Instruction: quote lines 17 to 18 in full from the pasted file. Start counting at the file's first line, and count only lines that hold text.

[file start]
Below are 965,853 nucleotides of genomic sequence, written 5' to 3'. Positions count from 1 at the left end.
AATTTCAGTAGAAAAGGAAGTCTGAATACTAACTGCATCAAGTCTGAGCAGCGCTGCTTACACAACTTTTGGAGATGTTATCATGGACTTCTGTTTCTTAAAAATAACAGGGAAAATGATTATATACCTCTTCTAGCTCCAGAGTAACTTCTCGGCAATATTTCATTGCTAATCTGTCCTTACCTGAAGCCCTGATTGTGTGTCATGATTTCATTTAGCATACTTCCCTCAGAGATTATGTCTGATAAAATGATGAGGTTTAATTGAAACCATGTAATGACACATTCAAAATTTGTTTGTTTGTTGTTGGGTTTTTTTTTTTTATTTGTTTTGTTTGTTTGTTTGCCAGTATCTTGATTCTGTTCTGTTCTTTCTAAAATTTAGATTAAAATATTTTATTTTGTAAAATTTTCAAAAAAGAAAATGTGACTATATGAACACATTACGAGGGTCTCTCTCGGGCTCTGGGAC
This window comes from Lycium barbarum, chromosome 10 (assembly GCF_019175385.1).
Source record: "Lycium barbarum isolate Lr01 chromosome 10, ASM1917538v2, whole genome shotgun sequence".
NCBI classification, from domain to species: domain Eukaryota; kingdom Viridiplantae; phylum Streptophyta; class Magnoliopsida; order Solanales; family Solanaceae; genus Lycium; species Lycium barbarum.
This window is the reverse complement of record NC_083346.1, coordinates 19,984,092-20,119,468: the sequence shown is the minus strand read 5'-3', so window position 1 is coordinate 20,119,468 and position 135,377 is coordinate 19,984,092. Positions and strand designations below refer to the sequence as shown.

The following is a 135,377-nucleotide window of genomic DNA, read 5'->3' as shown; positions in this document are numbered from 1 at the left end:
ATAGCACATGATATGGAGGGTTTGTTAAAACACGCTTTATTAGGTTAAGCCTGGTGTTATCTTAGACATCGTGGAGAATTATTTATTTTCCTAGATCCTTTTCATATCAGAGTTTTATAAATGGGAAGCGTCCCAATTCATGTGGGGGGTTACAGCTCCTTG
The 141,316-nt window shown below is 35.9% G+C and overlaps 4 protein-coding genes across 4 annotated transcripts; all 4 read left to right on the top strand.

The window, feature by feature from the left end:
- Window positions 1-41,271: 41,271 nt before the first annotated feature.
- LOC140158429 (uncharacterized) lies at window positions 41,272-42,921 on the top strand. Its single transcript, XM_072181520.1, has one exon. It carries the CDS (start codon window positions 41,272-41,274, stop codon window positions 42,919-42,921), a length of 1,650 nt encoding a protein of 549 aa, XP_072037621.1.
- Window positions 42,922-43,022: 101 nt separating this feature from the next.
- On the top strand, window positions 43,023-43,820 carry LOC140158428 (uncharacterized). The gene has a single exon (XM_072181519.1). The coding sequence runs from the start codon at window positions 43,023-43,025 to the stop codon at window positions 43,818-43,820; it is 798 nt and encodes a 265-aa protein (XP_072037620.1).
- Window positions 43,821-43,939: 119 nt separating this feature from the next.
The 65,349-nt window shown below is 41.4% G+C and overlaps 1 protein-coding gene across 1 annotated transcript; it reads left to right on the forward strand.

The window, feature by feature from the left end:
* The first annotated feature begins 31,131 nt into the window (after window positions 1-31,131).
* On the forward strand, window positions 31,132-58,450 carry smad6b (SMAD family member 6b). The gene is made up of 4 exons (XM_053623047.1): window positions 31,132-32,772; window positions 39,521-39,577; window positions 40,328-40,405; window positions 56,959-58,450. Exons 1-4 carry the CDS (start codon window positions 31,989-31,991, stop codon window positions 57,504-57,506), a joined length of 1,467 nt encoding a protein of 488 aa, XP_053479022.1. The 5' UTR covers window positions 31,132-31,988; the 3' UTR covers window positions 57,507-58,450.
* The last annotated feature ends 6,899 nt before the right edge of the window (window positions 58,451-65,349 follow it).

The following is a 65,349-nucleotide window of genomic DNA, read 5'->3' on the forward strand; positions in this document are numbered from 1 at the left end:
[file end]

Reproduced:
The window, feature by feature from the left end:
* The first annotated feature begins 31,131 nt into the window (after window positions 1-31,131).